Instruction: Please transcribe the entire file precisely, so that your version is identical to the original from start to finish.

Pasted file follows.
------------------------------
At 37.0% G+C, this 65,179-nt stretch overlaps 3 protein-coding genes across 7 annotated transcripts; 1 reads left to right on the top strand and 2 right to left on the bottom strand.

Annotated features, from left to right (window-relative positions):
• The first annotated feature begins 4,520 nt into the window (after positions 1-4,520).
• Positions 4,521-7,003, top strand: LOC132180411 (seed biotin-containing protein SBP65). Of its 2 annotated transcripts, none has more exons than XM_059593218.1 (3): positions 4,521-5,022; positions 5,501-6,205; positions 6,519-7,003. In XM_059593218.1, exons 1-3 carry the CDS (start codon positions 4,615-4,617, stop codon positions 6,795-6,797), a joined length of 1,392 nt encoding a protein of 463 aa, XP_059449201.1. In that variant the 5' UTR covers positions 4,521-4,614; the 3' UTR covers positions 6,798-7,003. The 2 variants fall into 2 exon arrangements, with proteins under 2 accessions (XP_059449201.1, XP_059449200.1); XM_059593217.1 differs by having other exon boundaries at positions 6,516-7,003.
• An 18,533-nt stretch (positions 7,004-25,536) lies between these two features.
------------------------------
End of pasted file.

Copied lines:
At 37.0% G+C, this 65,179-nt stretch overlaps 3 protein-coding genes across 7 annotated transcripts; 1 reads left to right on the top strand and 2 right to left on the bottom strand.

Annotated features, from left to right (window-relative positions):
• The first annotated feature begins 4,520 nt into the window (after positions 1-4,520).
• Positions 4,521-7,003, top strand: LOC132180411 (seed biotin-containing protein SBP65). Of its 2 annotated transcripts, none has more exons than XM_059593218.1 (3): positions 4,521-5,022; positions 5,501-6,205; positions 6,519-7,003. In XM_059593218.1, exons 1-3 carry the CDS (start codon positions 4,615-4,617, stop codon positions 6,795-6,797), a joined length of 1,392 nt encoding a protein of 463 aa, XP_059449201.1. In that variant the 5' UTR covers positions 4,521-4,614; the 3' UTR covers positions 6,798-7,003. The 2 variants fall into 2 exon arrangements, with proteins under 2 accessions (XP_059449201.1, XP_059449200.1); XM_059593217.1 differs by having other exon boundaries at positions 6,516-7,003.
• An 18,533-nt stretch (positions 7,004-25,536) lies between these two features.